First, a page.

As we near the final days of Passover, Rabbi Arik Ascherman, president and senior rabbi for Rabbis for Human Rights, shares his thoughts on the holiday. Continue Reading
On April 4th, extremist settlers from Itamar came down in the direction of the Palestinian farmers who had entered their farmlands in coordination with the Israeli army. The settlers approached the farmers in a threating manner. However, the farmers were accompanied by IDF forces who prevented the extremists from getting near the Palestinians or harming them.
“Perhaps some of the students, and some of you, are/were infuriated by any suggestion that the responsibility for what we had just seen lay with anybody other than the perpetrator, or perhaps Palestinians in general. Others may be angry with me for justifying violence against Palestinians by seemingly backing the dangerous assertion we actually hear from time to time, that Palestinians are descendants of Amalek.” Continue Reading
In this documentation from last Friday (March 11th), soldiers and the Brigadier from Gush Etzion are seen next to illegal construction at the Givat Sorek outpost, built on Palestinian lands. The Brigadier speaks with workers from the outpost while soldiers mill around; no one, including a police officer present, gets involved. The Brigadier and the Civil Administration officers leave and the work does not stop. One of the soldiers shakes the hand of one of the workers, and the police present continue to do nothing.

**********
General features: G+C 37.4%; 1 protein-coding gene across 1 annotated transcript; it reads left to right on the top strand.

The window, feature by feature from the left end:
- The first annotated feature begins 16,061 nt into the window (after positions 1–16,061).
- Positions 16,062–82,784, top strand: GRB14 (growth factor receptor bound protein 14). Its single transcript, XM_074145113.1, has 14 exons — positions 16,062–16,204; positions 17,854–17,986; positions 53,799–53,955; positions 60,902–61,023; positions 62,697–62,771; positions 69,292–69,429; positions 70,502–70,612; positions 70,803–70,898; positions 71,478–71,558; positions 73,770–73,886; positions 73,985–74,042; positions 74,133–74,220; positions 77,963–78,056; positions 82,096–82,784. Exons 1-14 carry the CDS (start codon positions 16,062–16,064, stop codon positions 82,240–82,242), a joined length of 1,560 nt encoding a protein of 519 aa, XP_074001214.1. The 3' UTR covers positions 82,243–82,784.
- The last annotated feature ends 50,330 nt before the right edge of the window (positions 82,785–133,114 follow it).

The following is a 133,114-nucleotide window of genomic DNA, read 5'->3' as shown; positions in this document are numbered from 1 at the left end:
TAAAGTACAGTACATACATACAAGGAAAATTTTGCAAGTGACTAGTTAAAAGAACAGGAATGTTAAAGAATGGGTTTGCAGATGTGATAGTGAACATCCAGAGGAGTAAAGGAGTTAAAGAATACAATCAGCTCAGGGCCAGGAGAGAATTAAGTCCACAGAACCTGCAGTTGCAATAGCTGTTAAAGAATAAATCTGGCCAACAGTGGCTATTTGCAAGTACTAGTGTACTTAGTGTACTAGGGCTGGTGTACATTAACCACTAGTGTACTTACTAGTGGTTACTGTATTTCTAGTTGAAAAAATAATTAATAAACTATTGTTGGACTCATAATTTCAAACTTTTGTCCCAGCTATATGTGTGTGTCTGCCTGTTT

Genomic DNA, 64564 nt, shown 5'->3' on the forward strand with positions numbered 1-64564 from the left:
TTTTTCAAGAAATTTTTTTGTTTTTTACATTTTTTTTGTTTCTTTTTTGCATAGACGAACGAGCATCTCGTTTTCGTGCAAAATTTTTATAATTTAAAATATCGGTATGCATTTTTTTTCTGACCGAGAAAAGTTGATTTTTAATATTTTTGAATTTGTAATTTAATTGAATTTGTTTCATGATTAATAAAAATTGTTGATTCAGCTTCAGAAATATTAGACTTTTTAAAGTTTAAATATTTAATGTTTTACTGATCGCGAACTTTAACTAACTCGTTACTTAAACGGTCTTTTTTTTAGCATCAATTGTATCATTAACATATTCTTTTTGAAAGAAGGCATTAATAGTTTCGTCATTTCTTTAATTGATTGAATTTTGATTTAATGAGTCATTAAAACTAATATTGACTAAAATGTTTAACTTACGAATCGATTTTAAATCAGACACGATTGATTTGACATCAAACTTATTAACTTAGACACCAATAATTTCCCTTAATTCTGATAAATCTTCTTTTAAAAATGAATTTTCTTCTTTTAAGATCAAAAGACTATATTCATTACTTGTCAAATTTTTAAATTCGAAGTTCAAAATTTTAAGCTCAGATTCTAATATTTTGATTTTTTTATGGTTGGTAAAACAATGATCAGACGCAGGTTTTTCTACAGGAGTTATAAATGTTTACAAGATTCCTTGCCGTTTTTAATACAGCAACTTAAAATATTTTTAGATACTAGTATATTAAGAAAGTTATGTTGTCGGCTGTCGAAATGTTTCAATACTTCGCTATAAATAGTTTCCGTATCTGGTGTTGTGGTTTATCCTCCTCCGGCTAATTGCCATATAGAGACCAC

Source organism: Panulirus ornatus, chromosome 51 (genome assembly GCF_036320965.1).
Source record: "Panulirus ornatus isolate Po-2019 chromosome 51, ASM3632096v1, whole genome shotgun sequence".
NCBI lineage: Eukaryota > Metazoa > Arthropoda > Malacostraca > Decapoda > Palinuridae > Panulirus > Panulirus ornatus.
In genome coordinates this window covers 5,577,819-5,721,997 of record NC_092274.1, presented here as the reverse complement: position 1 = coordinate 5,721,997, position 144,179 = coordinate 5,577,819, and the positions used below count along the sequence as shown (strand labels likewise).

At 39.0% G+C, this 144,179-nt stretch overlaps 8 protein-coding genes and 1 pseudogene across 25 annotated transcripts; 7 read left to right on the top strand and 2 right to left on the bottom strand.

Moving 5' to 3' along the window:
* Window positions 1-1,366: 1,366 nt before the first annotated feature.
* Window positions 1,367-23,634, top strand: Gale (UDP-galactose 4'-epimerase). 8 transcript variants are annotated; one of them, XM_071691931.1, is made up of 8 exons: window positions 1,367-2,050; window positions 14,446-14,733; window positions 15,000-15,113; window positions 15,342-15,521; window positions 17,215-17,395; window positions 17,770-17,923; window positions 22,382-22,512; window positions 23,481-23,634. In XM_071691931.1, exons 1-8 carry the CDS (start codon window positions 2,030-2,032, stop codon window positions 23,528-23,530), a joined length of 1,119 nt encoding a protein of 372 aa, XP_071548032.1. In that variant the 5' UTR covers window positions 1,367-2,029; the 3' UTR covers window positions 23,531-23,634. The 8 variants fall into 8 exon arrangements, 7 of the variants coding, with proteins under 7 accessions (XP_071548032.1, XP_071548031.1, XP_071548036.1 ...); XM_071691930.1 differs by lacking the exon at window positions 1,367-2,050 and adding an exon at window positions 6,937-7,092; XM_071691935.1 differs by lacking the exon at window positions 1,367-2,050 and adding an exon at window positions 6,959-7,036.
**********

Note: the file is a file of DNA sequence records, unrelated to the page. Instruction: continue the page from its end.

On March 18th, rabbinical students studying for the year in Israel and other future Jewish leaders joined Rabbis for Human Rights for a fascinating and important tour to the threatened villages of Umm el Hiran/Atir and Susya.
Last week, RHR clients in two Palestinian villages in the occupied territories were able to successfully access and work their land in areas with histories of violence and intimidation from nearby settlers.
The ultra-nationalist organization Ad Khan has recently released a smear campaign on Rabbis for Human Rights claiming to have “uncovered” our association with Ta’ayush, a network of Israeli activists focused in the South Hebron Hills. Rabbis for Human Rights responds below: Continue Reading
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